"It was a pretty big exposé when it came out," Lynch says. "Front page."
Internally, Lynch says, the hospital didn't think Medicare's label of "worse than" was fair, because Barnes-Jewish is an academic medical center and a major safety-net hospital serving a low-income, difficult population. "We believe that most of the readmission risk is beyond our control. But we believe some of it is within our control, and that there is opportunity for improvement, and we've had a focused effort on trying to improve that over the past three or four years."
So the hospital worked with the reporter over a series of interviews to explain what goes on behind the scenes of the discharge process, and the problems inherent in keeping patients from coming back not just in 30 days, but 60 days or more. They allowed the reporter to follow a nurse manager into a discharged patient's home.
Practically speaking, Lynch advises, "it's actually quite difficult to try to explain away the data. We know that because of the complexity of these types of calculations, error bars, and the limitations of claims data. You could potentially come across sounding very defensive."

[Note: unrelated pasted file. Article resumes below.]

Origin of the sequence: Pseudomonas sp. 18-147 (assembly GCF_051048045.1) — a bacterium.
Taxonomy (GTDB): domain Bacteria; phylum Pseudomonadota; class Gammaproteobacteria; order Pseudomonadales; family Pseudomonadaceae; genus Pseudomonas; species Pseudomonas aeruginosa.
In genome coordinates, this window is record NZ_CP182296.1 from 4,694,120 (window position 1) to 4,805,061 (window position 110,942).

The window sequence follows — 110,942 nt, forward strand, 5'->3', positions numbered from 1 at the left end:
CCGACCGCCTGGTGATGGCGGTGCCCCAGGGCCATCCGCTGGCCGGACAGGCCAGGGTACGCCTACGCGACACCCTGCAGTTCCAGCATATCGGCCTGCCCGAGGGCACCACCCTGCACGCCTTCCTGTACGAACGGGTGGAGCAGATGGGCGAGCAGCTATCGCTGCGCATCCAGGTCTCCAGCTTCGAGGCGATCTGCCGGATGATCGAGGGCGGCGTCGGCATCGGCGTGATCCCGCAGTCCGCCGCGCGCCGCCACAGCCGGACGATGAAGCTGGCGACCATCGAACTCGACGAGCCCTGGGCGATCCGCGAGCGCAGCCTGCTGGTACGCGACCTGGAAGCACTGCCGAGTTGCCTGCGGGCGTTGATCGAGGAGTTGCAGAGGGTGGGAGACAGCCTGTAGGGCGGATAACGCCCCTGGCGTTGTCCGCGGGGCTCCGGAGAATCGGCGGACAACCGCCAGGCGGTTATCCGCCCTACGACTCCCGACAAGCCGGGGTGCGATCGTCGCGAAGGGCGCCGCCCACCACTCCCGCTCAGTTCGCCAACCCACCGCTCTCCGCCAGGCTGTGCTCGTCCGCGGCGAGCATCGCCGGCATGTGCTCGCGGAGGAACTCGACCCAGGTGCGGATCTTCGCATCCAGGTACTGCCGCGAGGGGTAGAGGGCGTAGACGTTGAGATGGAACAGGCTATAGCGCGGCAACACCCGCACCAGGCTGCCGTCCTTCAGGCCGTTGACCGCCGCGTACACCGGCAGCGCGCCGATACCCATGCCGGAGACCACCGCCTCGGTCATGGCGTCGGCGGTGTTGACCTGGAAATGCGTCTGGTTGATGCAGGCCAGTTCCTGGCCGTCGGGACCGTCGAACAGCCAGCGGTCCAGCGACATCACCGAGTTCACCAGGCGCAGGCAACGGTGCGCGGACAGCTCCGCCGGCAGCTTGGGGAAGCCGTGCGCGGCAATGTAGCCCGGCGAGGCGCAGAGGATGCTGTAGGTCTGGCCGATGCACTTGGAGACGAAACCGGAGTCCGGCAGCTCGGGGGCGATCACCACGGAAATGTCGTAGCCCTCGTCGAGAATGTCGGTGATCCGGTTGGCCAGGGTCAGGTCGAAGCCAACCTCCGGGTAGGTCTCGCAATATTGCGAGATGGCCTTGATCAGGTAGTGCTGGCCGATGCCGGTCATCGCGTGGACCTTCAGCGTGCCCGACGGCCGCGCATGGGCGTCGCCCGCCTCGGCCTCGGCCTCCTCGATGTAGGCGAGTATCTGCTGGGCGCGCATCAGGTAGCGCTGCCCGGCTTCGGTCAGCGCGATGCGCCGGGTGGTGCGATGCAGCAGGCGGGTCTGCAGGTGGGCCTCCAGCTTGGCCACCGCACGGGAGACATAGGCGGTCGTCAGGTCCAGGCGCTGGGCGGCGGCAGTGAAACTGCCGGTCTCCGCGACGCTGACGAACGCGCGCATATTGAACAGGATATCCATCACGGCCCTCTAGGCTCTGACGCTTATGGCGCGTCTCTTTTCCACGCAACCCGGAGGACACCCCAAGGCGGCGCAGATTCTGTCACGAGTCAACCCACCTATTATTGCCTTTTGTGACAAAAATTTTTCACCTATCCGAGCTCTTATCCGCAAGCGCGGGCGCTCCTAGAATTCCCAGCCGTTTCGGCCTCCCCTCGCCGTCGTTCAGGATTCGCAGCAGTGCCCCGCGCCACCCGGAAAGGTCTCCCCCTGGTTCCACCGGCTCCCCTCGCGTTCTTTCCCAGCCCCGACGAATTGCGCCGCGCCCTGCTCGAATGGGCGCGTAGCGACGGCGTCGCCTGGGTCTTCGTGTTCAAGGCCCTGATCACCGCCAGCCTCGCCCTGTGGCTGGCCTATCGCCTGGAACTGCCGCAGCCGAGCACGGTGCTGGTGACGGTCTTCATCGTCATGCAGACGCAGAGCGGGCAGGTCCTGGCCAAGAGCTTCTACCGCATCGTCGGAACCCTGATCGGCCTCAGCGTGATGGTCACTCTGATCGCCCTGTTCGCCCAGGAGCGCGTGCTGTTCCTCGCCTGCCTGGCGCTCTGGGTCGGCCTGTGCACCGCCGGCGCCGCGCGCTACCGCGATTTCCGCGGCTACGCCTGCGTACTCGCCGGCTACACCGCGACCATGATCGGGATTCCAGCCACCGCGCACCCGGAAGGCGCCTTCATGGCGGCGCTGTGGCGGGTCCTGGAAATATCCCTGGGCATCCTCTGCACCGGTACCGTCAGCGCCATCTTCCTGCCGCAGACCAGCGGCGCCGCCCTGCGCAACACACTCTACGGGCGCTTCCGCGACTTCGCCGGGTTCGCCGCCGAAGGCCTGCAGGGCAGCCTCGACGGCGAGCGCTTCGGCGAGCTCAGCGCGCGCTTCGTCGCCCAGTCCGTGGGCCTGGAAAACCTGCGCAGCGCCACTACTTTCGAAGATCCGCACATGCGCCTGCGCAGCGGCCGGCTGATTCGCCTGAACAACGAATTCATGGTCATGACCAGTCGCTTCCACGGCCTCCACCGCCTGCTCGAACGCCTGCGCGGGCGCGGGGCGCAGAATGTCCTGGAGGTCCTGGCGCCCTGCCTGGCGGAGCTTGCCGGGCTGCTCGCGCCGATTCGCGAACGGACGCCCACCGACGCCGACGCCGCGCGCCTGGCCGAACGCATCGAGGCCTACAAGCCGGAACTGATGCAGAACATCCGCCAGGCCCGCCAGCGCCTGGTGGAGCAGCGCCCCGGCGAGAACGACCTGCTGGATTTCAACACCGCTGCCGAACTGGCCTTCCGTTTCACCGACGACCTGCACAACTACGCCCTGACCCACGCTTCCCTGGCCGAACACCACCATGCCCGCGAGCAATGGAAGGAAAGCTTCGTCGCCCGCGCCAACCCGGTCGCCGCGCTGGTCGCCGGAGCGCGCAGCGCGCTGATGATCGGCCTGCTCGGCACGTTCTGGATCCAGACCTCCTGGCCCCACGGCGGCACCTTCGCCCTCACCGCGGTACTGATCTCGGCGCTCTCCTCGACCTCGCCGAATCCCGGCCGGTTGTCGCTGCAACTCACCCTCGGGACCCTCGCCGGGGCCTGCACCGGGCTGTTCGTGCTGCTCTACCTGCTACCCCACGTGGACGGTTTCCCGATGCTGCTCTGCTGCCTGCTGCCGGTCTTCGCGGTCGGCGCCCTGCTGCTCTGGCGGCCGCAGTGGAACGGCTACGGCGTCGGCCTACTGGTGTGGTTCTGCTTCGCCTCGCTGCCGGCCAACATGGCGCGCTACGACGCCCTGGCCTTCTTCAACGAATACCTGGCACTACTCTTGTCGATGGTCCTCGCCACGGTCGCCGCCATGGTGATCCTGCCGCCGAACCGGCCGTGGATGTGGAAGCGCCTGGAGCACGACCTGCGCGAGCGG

Barnes-Jewish took a different approach, conveying that it took the scoring seriously, and acknowledged it could do better. Since it had known for more than a year the readmissions were high, it had launched several programs to get them down, and it itemized each one.
Those programs include a pilot program that provides a 30-day supply of low-cost medications to discharged high-risk patients, referrals to low-cost medication suppliers, and a postdischarge clinic specifically for low-income patients that ensures they see a primary care physician within the first seven days.
"We turned this into, ‘We are concerned about our patients' outcomes, and we are in a mode of continuous improvement,' " Lynch says.